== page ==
The Lancet has been slammed for its latest front cover referring to women as “bodies with vaginas”.
The medical journal adopted the phrase from an article entitled ‘Periods on Display’, which reviews an exhibition on the history of menstruation.
Academics and doctors criticised the journal, with some cancelling their subscriptions and stepping down as reviewers.
Retired psychiatrist Professor David Curtis said: “Just wrote the Lancet to tell them to take me off their list of statistical reviewers and cancel my subscription and never contact me about anything ever again”.
He called it “absolutely inexcusable language to refer to women and girls”.
Dr Madeleine Ní Dhálaigh added: “How dare you dehumanise us with a statement like this?”
inexcusable language to refer to women and girls
In an article for Unherd, Debbie Hayton – a man who lives as if he is a woman – wrote: “Gnosticism may be alluring but it is ultimately futile. We are our bodies. It is high time that politicians, policy makers, and even the editor of The Lancet accepts the truth that Ignatius knew by the turn of the second century”.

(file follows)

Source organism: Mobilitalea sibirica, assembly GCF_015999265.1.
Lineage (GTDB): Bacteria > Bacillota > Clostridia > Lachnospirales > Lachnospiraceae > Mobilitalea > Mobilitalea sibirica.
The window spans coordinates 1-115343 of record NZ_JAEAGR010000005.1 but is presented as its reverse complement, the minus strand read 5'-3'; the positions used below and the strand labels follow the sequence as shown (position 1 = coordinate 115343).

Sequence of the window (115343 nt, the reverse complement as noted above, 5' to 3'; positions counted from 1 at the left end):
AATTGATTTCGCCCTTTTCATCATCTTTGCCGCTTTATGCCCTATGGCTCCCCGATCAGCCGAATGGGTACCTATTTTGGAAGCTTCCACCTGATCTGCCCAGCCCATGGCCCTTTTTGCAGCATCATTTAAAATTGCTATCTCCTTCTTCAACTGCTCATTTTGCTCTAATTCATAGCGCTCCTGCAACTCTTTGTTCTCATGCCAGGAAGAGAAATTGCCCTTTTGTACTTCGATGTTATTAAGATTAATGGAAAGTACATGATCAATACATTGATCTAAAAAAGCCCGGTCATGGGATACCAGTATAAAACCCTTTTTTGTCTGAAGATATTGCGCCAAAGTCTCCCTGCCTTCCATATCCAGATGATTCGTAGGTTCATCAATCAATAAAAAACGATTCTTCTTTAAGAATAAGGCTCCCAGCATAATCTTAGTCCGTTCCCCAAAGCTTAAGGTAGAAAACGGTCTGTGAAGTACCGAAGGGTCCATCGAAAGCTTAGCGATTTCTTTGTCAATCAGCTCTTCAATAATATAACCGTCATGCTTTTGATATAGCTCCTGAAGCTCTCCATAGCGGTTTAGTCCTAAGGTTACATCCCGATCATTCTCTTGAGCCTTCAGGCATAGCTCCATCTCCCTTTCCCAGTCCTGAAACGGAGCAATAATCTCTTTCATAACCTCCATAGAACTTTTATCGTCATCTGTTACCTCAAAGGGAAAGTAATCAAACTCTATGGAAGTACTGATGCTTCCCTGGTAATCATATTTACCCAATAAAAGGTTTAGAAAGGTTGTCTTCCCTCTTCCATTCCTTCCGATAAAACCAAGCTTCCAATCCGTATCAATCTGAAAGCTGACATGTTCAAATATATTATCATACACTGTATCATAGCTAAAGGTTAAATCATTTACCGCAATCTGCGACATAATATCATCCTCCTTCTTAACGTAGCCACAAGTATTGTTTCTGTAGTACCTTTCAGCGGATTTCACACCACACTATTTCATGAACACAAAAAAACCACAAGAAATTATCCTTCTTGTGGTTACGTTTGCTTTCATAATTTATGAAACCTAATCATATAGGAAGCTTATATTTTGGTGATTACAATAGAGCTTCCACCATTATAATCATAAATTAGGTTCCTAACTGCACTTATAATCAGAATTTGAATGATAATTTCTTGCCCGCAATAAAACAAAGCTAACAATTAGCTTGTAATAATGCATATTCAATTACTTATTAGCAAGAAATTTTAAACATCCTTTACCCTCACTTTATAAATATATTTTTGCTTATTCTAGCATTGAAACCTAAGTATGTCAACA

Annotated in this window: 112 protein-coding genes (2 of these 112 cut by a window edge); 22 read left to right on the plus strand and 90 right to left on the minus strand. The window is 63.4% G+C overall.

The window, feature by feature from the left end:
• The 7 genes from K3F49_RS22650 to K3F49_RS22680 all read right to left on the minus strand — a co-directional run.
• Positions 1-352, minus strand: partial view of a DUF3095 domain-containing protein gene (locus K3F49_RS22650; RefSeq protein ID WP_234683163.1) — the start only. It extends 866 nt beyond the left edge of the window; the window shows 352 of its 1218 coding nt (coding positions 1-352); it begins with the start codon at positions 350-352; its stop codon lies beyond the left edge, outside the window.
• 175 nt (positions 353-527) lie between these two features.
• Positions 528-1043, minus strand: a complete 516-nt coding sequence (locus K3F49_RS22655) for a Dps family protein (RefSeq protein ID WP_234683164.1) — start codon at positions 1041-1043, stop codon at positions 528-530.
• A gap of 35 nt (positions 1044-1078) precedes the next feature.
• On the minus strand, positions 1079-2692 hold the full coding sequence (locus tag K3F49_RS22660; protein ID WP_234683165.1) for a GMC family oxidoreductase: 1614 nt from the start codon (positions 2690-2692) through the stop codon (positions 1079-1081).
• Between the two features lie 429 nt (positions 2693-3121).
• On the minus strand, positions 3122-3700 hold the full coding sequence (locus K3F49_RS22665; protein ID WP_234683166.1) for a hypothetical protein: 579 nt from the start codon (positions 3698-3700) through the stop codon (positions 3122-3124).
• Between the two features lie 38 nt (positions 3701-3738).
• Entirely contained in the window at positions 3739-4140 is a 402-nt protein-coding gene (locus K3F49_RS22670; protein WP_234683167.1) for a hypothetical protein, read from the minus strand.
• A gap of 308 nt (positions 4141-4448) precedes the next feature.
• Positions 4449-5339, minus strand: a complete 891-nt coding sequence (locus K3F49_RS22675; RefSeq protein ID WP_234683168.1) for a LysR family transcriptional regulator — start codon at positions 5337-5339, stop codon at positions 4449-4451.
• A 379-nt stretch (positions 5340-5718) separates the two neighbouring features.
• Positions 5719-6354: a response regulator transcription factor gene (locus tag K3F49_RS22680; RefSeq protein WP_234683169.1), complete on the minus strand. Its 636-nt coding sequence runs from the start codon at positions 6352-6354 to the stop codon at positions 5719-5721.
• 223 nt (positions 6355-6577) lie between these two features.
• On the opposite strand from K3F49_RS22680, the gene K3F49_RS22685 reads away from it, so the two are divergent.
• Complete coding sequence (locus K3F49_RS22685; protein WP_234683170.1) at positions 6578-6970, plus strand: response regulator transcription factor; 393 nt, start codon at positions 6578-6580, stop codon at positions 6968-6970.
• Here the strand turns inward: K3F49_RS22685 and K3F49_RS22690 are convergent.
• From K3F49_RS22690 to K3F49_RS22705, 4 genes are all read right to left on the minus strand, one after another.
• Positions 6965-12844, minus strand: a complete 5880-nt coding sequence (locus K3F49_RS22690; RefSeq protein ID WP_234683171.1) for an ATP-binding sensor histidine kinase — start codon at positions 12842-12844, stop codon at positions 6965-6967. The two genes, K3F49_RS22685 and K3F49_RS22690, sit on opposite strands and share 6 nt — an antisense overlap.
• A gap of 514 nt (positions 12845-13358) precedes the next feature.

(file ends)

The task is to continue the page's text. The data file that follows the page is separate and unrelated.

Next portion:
Lancet’s Editor-in-Chief, Richard Horton, subsequently apologised “to our readers who were offended by the cover quote and the use of those same words in the review”.
He admitted that “we have conveyed the impression that we have dehumanised and marginalised women”.
It comes as Labour leader Sir Keir Starmer also faced criticism for claiming on The Andrew Marr Show that it is “not right” to say that “only women have a cervix”.
He was supported by his front bench colleague Emily Thornberry but Health Secretary Sajid Javid called his comments a “total denial of scientific fact”.
Total denial of scientific fact.
And he wants to run the NHS. https://t.co/zdQjJU55r3
— Sajid Javid (@sajidjavid) September 26, 2021
Earlier this month, the Speaker of the House of Commons hit out at trans activists’ threats towards Labour MP Rosie Duffield after she said she would not attend the party’s conference due to the abuse she has received.
Sir Lindsay Hoyle said that parliamentarians should be “able to attend their own party conference without fear of harm”, and that “in order to protect democracy, we need to ensure those participating can do so without threats of intimidation”.
Duffield, head of the Women’s Parliamentary Labour Party, pulled out after being threatened online for defending the reality of biological sex.